If you’ve spent any amount of time visiting my blog, especially in recent weeks, you know how much I love debut Author Kristy Cambron. If you haven’t read my review of her book or how we became friends, click on the links to be taken to them.
Today, I have Kristy on the blog with an awesome interview. This is an excerpt from the interview I had with Kristy that I used for writing the Family Fiction article in the July 2014 issue. Please join Kristy and I, as she has so much to share with her readers.
Bookshelves and Windows: When did you know you wanted to be a writer? What made you want to write?
Kristy Cambron: Ah… The question I am most asked, to which I have a very unglamorous answer.
At eight years old, I sure wasn’t a remarkable writer. Nor was I a veracious reader. In fact, I had a passion for art and longed more than anything to become a Disney animator. So to look back now and see how God cultivated this writing dream in my young heart still makes me smile.
As a child, I remember my mother taking me and my sister to the library every week. Instead of seeking out the best of classic literature like my older sister– you guessed it – I went straight to the art section and sat down in the floor between the aisles to get lost in stacks of vintage animation books. And while I didn’t know it then, God was gently wooing me with this love for storytelling. It may have started as a visual artist’s dream, but God had other plans. (Thank goodness, because to this day I can only draw exceptionally poor stick figures). By the time I walked into my first college art history class, I was sold. I’d found my story. And since I knew I’d never be a studio artist, I’d try my hand at writing about what I loved. I look back now and am so grateful that while a passion for writing may not have started at an early age, the storytelling piece has always been there.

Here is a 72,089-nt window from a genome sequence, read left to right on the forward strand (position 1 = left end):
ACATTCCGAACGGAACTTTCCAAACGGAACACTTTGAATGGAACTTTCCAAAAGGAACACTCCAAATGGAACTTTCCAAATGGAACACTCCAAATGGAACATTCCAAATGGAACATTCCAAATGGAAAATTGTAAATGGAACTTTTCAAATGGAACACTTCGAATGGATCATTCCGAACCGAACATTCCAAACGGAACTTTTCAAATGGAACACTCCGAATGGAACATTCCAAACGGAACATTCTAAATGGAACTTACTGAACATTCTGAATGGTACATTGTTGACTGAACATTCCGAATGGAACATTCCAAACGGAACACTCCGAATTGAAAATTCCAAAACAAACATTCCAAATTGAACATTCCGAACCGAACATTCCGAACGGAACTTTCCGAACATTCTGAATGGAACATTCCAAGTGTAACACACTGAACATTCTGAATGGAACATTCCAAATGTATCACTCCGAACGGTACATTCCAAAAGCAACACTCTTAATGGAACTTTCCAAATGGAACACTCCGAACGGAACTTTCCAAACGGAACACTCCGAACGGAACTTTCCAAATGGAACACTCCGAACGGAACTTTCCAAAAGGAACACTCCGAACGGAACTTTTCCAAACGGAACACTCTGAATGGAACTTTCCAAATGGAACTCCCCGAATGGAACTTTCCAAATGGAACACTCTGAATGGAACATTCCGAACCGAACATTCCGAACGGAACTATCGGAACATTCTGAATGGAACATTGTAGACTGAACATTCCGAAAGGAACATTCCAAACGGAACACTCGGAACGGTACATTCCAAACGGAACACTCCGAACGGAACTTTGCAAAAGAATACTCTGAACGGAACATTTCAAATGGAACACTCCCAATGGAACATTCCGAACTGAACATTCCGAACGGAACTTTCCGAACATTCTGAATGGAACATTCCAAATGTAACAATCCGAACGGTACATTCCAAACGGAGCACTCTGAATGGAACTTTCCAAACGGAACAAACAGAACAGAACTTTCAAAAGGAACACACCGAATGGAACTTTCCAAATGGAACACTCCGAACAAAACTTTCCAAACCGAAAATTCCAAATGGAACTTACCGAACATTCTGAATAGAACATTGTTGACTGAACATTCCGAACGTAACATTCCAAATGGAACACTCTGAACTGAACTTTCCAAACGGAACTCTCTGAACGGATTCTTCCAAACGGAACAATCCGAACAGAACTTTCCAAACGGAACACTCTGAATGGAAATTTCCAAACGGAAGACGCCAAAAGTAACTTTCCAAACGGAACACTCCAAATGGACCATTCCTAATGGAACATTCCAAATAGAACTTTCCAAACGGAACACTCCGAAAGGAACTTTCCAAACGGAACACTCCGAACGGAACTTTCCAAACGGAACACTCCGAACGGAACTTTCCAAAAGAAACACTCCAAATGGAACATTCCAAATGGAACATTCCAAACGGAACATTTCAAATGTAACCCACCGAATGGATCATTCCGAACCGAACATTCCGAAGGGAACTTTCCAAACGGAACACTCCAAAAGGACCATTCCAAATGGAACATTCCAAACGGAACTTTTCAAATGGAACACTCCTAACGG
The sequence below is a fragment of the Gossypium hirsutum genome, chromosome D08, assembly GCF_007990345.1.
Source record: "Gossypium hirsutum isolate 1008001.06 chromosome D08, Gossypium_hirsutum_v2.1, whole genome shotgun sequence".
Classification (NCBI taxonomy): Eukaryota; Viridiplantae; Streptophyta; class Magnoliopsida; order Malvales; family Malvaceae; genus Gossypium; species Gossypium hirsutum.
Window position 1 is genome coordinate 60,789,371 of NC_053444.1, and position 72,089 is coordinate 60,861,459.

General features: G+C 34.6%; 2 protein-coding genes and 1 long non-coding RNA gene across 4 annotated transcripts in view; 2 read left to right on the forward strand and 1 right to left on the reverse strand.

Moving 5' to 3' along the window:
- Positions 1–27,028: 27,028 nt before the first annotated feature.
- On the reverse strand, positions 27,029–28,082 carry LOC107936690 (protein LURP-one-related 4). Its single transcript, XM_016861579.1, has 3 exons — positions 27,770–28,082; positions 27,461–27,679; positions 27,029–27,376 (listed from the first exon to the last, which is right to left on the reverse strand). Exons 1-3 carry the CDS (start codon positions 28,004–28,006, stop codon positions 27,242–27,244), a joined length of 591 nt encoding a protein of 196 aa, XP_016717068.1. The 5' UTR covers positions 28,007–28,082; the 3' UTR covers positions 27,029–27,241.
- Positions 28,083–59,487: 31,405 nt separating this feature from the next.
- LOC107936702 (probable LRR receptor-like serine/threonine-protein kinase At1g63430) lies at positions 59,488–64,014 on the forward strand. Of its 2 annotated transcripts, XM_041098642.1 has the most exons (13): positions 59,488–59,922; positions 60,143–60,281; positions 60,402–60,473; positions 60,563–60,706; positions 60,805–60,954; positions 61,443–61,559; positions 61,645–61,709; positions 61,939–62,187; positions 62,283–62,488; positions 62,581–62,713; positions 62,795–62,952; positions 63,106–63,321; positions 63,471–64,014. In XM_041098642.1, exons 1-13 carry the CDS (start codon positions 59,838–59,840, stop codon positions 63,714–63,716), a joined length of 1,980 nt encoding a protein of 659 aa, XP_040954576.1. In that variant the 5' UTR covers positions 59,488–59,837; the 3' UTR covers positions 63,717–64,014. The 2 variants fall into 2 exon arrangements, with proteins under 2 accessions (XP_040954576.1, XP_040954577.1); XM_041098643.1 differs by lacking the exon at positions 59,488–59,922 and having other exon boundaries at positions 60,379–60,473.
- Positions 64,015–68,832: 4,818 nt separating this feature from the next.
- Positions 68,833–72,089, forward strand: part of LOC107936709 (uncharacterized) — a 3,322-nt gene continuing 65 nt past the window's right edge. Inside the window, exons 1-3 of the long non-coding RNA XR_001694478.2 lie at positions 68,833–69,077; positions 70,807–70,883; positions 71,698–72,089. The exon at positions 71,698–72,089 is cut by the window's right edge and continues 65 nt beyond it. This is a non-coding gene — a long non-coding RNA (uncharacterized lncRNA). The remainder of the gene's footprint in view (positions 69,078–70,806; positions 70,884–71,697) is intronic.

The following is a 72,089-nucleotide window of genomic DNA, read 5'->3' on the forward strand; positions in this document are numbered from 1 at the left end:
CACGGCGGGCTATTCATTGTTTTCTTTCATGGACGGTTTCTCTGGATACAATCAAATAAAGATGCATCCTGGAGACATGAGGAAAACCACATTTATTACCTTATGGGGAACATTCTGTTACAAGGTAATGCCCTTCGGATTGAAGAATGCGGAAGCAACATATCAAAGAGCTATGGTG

Why do you write? Would you say your vocation is more a result of God’s prompting or from your own passion to write, or both? Please explain.
KC: I’ve been an instructional designer and facilitator in Corporate America for nearly fifteen years. It’s been a great teaching ground for me personally, having a full-time career that has helped me learn and stay fresh in the craft of writing. Even so, there was just something that was… missing. I couldn’t quite explain it. I’d known for some time that my dream was to become a Christian fiction author, but how I’d get there I hadn’t a clue. So I prayed, telling God that I’d do anything he wanted me to do. If it was writing for him, I asked that he’d develop the talent, make the motivation grow and to open the doors for it to happen. But if there was something else he had planned, I asked that he’d take the drive away and refocus me in the direction he had laid out for my life. Either way, I wanted his will to take over.
It didn’t take long to find my answer. I went back in my Bible and was able to clearly see the urgings to pursue writing. A key verse in my journey was Matthew 21:22 NIV – “If you believe, you will receive whatever you ask for in prayer.” And next to it I’d written: “I want to be a Christian author” followed by dates in 2001, 2004, 2005, 2007, 2009 and 2011. While it may not have been abundantly clear at the time, I can look back now and see his leading along the way. Now, the motivation– the passion and the opportunity I have been given to share stories that underscore Christ’s love for us– it’s grown exponentially since our family embarked on this publishing dream. And while I sometimes feel like I’m still stumbling along in my day-to-day walk, my heart belongs to Jesus. The best way I can describe it now is to say that writing is like breathing to me, and I want to breathe for Him.